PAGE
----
But in hindsight, Du Maurier’s ‘open’ ending was another example of clever writing.  She had provided me with an opportunity to dream up my own ending.  As the passive reader, she was giving me some narrative power and inviting me to write my own conclusion and to decide upon Dick Young’s ultimate fate.

The trick ending

‘An Occurrence at Owl Creek Bridge’ by Ambrose Bierce is a good example of a trick ending.  At the beginning of the story, a man is being hanged.  Bierce provides quite a densely packed narrative about the man’s supposed dramatic escape. But it is not until the man reaches his home and family that we are told that he, “Peyton Farquhar was dead; his body, with a broken neck, swung gently from side to side beneath the timbers of the Owl Creek bridge”. 

In writing this story, Bierce had drawn upon the idea that moments before death a person can be subject to hallucinations, and he uses this to trick us into believing that Peyton had cleverly escaped his death sentence.  With his trick ending, Bierce reveals that Peyton had only imagined that he had successfully cheated death!

The summary ending.

This technique is used a lot in film-making.  At the end of the film, the audience is shown a written summary that tells them about the final outcomes for each of the characters – they get married, they succeed in business, etc.  As in films, this choice of ending provides a feel-good ending for the reader. The hero or heroine are victorious, the villains are punished and justice is served.

I have provided you with just a few choices for the ending of your story. But whichever one you decide to choose, your purpose should always be to leave a lingering impression or a dynamic image in the reader’s mind.  As writers, we have the power to entertain and inspire the reader but to also challenge their literary expectations. Have fun writing your gripping ending for your story

Happy writing!

 

Next week: It’s all about the characters.

 

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Explore the creative possibilities of genre writing

The wonderful world of creative writing not only offers the writer limitless ideas for creating stories, but it also offers many different genres for a writer to explore.  The word ‘genre’ is probably familiar to you, but just to clarify its meaning; ‘genre’ basically means ‘kind’ or ‘type’.  Genre has become a central part of our society and culture as an influential tool in the construction of artistic classifications and related meanings.  So lets explore the creative possibilities of genre writing and how it can revitalise your storytelling.

David Bordwell defines genre within the context of filmmaking, “When we speak of film genres, we’re indicating certain types of movies.  The science-fiction film, the action picture, the comedy, the romance, the musical, the western…” (2010, p. 328).  Some genres are defined by their “subject matter or theme”, or by their “emotional effect” (pp. 328-329) on the audience like a thriller or a romance film.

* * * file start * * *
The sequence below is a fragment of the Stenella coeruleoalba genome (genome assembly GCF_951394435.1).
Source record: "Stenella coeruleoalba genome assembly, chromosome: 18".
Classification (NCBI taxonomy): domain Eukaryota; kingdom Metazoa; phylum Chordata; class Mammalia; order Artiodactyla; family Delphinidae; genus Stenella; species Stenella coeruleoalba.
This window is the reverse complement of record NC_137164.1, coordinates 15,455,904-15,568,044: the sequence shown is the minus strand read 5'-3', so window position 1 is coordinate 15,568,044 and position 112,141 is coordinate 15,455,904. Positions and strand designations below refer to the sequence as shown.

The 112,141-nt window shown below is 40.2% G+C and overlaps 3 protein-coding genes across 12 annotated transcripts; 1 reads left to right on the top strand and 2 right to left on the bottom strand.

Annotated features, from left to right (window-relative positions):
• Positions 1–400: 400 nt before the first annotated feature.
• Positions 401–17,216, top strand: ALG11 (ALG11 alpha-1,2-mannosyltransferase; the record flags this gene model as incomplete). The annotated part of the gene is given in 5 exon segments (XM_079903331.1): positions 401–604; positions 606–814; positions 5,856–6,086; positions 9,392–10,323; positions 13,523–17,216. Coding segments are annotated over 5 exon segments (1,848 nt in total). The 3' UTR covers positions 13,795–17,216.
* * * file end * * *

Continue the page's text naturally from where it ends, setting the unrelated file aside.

The film industry has even gone a step further, as there are many ‘sub-genres’ available, which provides the screenwriter or filmmaker with endless opportunities to push the boundaries of creativity.  Some examples are: comedy/ romance, science-fiction/western.  Genre classification can also help us when we are choosing a book to read or a movie to watch, or when someone asks us, “What kind of books do you like to read?” or “What’s your favorite movie?”.

Let’s go back to the discussion from the ‘Brainstorming‘ blog.  One of the suggestions was – Explore a tried and tested genre, like science fiction, and come up with a new scenario and characters.  A film comes to mind here.  It’s not one of my favorites, but it’s a good example of mixing genres: Cowboys and Aliens, which stars Harrison Ford and James Bond hottie – Daniel Craig.  If you have not seen it, check it out.  It offers an interesting, if not slightly bizarre twist on the Western film.

Our culture is so highly saturated with media texts, it can feel as if the ‘creative idea pool’ has been all fished out, but mixing genres can a helpful way of writing a story that is fresh and unique.  I have given you just a brief snapshot of genre and its usefulness in dreaming up crazy ideas.  So now it’s up to you to strap on your brainstorming cap and discover the possibilities of genre writing

Remember: It is never too late to kick-start your creative journey!

 

Reference.

Bordwell, David, and Thompson, Kristin. Film Art: In Introduction. 9th ed. New York: McGraw-Hill International Edition, 2010. Part 4. Chapter 9. ‘Film Genres’. 328-348. Print.

Cowboys and Aliens 2011, Universal Pictures.